Wew Maalu- A Freshwater Fish Feast
The fishermen begin the day, with a prayer, at six in the morning. Two men would sleepily stumble to the little craft called the ‘Theppama’ and row to the middle of the wewa. The craft has to be manoeuvred with a bamboo pole like a witch stirring her cauldron thickly, and both men have to stand, the boat being frail.
One of them will cast the net at a spot favoured by the shoals of fish, and then they will row back to the shore. Later in the morning, they would sail back and haul in their catch. The best of the fish you can be blessed with here are the Loola (Snakehead murrel), the Seppali (Giant gourami) and the Korali (Green chromide). Once the catch is hauled ashore, the still protesting and thudding fish are taken in deep cane baskets to be sold.
Wewu maalu is either cooked or fried. The traditional homemaker has a favourite recipe for curried Wewu maalu. The fish is divided into good-sized chunks and are marinated heartily with an aromatic paste of pepper, chilli, coriander seeds, cumin seeds and sweet cumin seeds as well as tamarind. Oil is then heated in a pot, mustard seeds are thrown in, and green chilli, karapincha, onion and rampe are added. Finally, the fish are ladled in and cooked till the gravy is a simmering orange-brown.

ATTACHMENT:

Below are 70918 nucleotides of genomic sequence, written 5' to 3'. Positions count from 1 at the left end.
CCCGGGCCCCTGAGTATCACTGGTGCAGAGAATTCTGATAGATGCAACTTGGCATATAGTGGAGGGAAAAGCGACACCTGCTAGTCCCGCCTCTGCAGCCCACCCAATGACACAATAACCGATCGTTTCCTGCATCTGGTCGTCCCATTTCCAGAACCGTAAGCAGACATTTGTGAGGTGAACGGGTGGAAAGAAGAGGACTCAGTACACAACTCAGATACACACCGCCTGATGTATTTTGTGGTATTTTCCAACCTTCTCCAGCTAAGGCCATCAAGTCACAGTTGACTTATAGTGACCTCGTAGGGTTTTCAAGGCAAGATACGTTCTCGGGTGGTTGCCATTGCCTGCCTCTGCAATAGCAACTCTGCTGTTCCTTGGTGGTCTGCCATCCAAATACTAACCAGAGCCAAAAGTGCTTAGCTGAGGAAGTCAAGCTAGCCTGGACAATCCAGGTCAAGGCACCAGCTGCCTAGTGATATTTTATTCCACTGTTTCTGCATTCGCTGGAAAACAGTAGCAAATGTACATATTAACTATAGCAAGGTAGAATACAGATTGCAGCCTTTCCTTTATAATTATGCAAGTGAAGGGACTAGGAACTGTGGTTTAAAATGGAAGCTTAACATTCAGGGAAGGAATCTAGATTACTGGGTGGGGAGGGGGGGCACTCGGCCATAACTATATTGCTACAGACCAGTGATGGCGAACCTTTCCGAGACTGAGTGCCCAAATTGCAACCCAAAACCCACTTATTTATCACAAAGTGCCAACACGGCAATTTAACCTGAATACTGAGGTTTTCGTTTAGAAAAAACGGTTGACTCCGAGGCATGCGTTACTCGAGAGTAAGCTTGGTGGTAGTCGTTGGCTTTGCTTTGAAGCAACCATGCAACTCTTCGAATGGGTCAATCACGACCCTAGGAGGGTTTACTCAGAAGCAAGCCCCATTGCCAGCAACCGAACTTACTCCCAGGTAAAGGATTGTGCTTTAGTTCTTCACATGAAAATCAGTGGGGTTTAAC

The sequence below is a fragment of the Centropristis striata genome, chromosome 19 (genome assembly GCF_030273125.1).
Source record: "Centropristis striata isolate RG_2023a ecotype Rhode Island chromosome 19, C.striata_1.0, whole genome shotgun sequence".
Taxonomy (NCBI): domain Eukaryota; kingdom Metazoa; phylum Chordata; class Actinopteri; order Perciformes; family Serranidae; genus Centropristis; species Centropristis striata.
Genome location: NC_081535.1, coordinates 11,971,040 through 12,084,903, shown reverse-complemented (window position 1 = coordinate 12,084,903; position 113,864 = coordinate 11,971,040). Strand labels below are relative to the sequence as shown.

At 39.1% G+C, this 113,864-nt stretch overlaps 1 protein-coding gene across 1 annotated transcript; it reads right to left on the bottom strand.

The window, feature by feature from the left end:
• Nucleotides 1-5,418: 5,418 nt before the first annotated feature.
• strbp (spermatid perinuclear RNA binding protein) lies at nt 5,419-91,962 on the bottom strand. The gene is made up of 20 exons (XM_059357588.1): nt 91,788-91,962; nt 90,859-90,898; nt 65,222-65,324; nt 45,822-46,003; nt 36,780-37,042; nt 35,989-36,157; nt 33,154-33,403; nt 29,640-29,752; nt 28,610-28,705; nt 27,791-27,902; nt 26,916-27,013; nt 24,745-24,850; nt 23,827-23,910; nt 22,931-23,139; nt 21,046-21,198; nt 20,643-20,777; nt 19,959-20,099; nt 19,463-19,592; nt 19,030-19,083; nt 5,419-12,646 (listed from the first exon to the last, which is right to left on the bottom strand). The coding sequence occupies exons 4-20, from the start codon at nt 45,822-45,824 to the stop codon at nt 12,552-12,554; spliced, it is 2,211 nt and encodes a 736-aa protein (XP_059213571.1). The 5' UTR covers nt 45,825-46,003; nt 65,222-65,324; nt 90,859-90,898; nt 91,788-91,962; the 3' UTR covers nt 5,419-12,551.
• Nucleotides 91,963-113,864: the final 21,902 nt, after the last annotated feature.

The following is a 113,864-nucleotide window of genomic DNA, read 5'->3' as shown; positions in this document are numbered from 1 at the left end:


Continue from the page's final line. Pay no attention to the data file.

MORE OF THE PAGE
If you are to fry them, slice them into leaner pieces than you would for the curry, pickle them finely with turmeric, salt and pepper into the oil and then, voila! You get a fluffy, fleshy fish with which to account for any amount of rice and coconut sambol.